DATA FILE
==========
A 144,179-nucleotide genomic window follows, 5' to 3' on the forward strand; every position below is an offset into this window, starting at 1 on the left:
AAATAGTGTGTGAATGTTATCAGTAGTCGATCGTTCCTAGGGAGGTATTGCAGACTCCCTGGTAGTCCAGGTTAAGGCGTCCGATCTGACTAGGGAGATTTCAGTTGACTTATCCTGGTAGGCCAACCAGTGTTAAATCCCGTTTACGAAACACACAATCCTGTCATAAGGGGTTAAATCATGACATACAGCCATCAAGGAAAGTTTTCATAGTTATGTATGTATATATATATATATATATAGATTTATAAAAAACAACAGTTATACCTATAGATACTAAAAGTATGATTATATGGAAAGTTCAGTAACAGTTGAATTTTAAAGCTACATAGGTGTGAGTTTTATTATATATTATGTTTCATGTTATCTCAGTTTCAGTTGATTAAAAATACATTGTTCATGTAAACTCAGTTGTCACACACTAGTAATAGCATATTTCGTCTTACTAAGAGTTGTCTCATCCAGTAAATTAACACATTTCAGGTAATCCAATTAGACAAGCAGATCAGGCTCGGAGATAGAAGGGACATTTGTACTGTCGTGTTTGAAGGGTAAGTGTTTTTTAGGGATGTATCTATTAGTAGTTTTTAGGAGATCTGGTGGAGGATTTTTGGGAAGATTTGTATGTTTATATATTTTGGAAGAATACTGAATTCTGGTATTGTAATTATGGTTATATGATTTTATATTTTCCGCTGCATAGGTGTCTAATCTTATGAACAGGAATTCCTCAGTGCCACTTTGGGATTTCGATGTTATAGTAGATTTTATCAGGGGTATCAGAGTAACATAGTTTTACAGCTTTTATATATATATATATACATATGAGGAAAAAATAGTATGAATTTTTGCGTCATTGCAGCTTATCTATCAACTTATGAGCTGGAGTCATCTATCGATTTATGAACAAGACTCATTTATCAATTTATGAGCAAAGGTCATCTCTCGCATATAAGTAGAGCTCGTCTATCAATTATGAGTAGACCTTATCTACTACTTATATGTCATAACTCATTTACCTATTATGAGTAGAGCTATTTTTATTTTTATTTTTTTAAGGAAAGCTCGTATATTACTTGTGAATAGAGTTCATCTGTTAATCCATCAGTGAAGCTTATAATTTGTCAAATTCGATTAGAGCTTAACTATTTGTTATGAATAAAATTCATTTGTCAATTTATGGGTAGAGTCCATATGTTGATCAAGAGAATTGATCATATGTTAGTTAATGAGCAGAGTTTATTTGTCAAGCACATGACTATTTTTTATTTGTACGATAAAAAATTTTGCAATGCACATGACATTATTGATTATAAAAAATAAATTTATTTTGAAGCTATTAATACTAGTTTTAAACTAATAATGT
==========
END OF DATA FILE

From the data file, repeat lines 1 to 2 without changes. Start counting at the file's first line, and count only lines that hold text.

A 144,179-nucleotide genomic window follows, 5' to 3' on the forward strand; every position below is an offset into this window, starting at 1 on the left:
AAATAGTGTGTGAATGTTATCAGTAGTCGATCGTTCCTAGGGAGGTATTGCAGACTCCCTGGTAGTCCAGGTTAAGGCGTCCGATCTGACTAGGGAGATTTCAGTTGACTTATCCTGGTAGGCCAACCAGTGTTAAATCCCGTTTACGAAACACACAATCCTGTCATAAGGGGTTAAATCATGACATACAGCCATCAAGGAAAGTTTTCATAGTTATGTATGTATATATATATATATATATAGATTTATAAAAAACAACAGTTATACCTATAGATACTAAAAGTATGATTATATGGAAAGTTCAGTAACAGTTGAATTTTAAAGCTACATAGGTGTGAGTTTTATTATATATTATGTTTCATGTTATCTCAGTTTCAGTTGATTAAAAATACATTGTTCATGTAAACTCAGTTGTCACACACTAGTAATAGCATATTTCGTCTTACTAAGAGTTGTCTCATCCAGTAAATTAACACATTTCAGGTAATCCAATTAGACAAGCAGATCAGGCTCGGAGATAGAAGGGACATTTGTACTGTCGTGTTTGAAGGGTAAGTGTTTTTTAGGGATGTATCTATTAGTAGTTTTTAGGAGATCTGGTGGAGGATTTTTGGGAAGATTTGTATGTTTATATATTTTGGAAGAATACTGAATTCTGGTATTGTAATTATGGTTATATGATTTTATATTTTCCGCTGCATAGGTGTCTAATCTTATGAACAGGAATTCCTCAGTGCCACTTTGGGATTTCGATGTTATAGTAGATTTTATCAGGGGTATCAGAGTAACATAGTTTTACAGCTTTTATATATATATATATACATATGAGGAAAAAATAGTATGAATTTTTGCGTCATTGCAGCTTATCTATCAACTTATGAGCTGGAGTCATCTATCGATTTATGAACAAGACTCATTTATCAATTTATGAGCAAAGGTCATCTCTCGCATATAAGTAGAGCTCGTCTATCAATTATGAGTAGACCTTATCTACTACTTATATGTCATAACTCATTTACCTATTATGAGTAGAGCTATTTTTATTTTTATTTTTTTAAGGAAAGCTCGTATATTACTTGTGAATAGAGTTCATCTGTTAATCCATCAGTGAAGCTTATAATTTGTCAAATTCGATTAGAGCTTAACTATTTGTTATGAATAAAATTCATTTGTCAATTTATGGGTAGAGTCCATATGTTGATCAAGAGAATTGATCATATGTTAGTTAATGAGCAGAGTTTATTTGTCAAGCACATGACTATTTTTTATTTGTACGATAAAAAATTTTGCAATGCACATGACATTATTGATTATAAAAAATAAATTTATTTTGAAGCTATTAATACTAGTTTTAAACTAATAATGT